So how long does it take? Well, it depends how organized we are at the beginning. If we get a vendor who is motivated to sell, they're organized, they've got all their paperwork together. We can go to market. It doesn't take as long to sell businesses as it did beforehand because I've already got a pipeline of buyers that come through and the buyers know me and I could pick up the phone to an investor and say “Hey, look there's something just come on my books. You'll really have to go and have a look at it because it's pretty good”. Then they'll jump in the car and go see it simply because I don't phone them for every listing. I only contact them for listings that I think would be good for you in your portfolio. I have settled businesses in as little as a month and some more complicated deals can take up to nine months as there are so many aspects that need considered, every deal is unique.
Vanessa: Do you think that a business owner should engage a business broker?
Nikki: Yes, Absolutely. I've seen salon owners come to a broker and then try to do it themselves and they come unstuck and it goes horribly wrong. They've actually wasted five or six months going through a process without any result at the end. They then come back to you and say ‘oh, can you help me’ and you don't want to say ‘I told you so’ but what you want to say is ‘you've now been out on the market, you’ve been seen. You've already been presented to the market for the first time you've lost that magic and you've wasted five or six months. My advice is to do it once, do it right with the best person for the job.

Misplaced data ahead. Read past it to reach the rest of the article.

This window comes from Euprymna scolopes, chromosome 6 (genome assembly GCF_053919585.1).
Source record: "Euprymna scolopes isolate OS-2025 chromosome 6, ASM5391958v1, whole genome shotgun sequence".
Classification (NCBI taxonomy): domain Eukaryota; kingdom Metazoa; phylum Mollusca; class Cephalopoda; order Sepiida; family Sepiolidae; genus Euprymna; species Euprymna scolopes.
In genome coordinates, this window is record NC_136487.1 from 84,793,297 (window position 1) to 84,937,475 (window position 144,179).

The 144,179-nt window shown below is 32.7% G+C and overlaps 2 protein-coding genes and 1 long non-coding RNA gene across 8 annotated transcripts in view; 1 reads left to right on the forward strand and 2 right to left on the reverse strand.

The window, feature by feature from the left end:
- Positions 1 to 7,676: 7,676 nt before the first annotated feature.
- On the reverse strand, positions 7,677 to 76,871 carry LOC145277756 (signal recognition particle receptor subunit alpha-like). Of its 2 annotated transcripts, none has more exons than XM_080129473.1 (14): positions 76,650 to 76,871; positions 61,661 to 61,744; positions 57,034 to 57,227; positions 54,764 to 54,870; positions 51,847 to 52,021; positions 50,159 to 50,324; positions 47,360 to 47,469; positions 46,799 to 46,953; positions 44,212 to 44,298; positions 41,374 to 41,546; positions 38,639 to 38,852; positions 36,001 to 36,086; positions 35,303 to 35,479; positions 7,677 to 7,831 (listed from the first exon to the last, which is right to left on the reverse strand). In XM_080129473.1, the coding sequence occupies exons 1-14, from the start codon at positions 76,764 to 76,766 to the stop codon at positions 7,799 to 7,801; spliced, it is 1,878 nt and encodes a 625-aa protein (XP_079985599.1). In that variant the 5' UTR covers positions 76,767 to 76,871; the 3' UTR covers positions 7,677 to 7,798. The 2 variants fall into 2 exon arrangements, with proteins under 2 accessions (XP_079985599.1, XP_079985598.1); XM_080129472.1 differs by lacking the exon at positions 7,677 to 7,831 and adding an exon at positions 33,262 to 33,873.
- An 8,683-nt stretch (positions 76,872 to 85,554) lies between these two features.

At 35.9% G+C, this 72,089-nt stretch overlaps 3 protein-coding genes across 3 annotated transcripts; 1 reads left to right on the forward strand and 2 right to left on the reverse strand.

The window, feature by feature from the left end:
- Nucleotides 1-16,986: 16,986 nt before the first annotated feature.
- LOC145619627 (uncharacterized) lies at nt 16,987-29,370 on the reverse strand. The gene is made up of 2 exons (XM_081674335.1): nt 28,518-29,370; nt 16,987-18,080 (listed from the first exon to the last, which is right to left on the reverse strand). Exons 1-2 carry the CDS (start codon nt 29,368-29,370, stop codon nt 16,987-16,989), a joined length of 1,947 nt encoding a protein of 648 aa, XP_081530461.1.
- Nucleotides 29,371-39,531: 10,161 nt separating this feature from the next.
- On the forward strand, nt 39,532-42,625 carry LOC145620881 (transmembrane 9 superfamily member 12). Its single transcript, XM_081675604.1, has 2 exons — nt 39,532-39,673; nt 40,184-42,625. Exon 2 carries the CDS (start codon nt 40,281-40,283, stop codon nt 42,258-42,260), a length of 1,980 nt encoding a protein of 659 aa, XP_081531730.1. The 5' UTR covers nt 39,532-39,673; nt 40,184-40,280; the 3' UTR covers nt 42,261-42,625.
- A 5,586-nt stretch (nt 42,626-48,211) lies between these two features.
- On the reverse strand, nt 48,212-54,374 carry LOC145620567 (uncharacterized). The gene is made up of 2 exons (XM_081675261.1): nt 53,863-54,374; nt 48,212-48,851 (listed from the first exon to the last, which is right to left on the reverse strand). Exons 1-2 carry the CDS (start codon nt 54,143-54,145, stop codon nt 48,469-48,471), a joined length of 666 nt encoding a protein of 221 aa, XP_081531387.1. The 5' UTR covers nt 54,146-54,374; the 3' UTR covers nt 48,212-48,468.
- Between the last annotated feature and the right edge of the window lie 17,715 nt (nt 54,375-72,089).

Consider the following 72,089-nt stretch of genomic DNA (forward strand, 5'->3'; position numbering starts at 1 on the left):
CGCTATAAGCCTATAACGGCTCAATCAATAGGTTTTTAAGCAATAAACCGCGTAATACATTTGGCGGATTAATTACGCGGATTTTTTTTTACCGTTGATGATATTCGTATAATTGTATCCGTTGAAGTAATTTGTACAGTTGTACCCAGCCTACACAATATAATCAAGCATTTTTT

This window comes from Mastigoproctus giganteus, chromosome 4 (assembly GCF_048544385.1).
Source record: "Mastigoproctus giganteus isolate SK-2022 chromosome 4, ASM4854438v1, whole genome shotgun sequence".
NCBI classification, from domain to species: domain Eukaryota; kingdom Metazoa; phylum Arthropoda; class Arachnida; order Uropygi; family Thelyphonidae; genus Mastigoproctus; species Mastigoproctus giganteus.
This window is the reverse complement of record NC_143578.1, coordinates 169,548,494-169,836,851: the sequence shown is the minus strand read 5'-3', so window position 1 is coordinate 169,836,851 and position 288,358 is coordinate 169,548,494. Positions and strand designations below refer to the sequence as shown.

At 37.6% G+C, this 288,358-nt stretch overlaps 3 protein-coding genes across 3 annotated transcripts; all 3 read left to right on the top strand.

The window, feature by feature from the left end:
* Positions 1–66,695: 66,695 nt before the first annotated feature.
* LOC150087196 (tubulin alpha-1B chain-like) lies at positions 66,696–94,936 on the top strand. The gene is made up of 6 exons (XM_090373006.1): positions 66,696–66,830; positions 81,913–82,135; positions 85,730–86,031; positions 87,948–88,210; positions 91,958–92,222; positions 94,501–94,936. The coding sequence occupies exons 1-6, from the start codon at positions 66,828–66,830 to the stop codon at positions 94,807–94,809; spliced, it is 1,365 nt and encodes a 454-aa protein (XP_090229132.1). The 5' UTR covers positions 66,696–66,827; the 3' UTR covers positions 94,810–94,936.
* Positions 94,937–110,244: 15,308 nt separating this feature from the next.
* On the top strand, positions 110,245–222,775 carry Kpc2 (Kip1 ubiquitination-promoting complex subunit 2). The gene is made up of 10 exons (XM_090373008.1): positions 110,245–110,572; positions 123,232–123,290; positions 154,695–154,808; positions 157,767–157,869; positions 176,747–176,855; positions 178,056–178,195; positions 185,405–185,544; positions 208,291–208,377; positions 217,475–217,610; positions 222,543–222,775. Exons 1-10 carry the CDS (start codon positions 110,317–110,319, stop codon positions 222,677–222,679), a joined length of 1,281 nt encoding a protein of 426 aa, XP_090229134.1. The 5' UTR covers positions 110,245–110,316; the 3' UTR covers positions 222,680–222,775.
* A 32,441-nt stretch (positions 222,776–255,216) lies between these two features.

I just wish people would understand to leave the “professional work to a professional” who understands the entire process from start to finish, one who deals with landlords, conveyancer’s, banks, suppliers, legal contracts and so on. You know, you wouldn't pull your own teeth out if you can go to the dentist to get it done properly. The training has been there, and the processes and procedures are there to keep both the buyer and seller’s safe. So yeah, I absolutely want people to understand the importance of a business broker. We're a profession. I'm now running and Chair the Education and Training Department of the AIBB and it's because I feel very, very strongly that people need to be educated properly and they actually need to understand the value of a certified business broker. A good broker’s experience and knowledge and bring all that to the table when they represent a seller. We're here to do a good job for people and help them transition in or out businesses properly.
Vanessa: Do you think that a buyer should have a business broker to assist during due diligence and negotiations?
Nikki: Absolutely. I've heard so many horror stories of people doing deals together without a business broker assisting. The deal can come unstuck very quickly. The business brokers role is to help people overcome any obstacles such as putting
you in touch with finance people, consultants, lease experts etc. We're here as an Information hub to send you in all the different directions necessary to make the buying process as easy as it can be.
Once you decide what kind of business you want and you understand what your budget is, then our job is to make the transition easier. It’s about making sure that we check everything along the way to ensure the buyer is fully equipped, organised, and has some education about the business that they're going into. Our job is to keep everybody on the right path, project managing the sale until the transaction concludes.
Vanessa: How did you cope with the sudden COVID restrictions?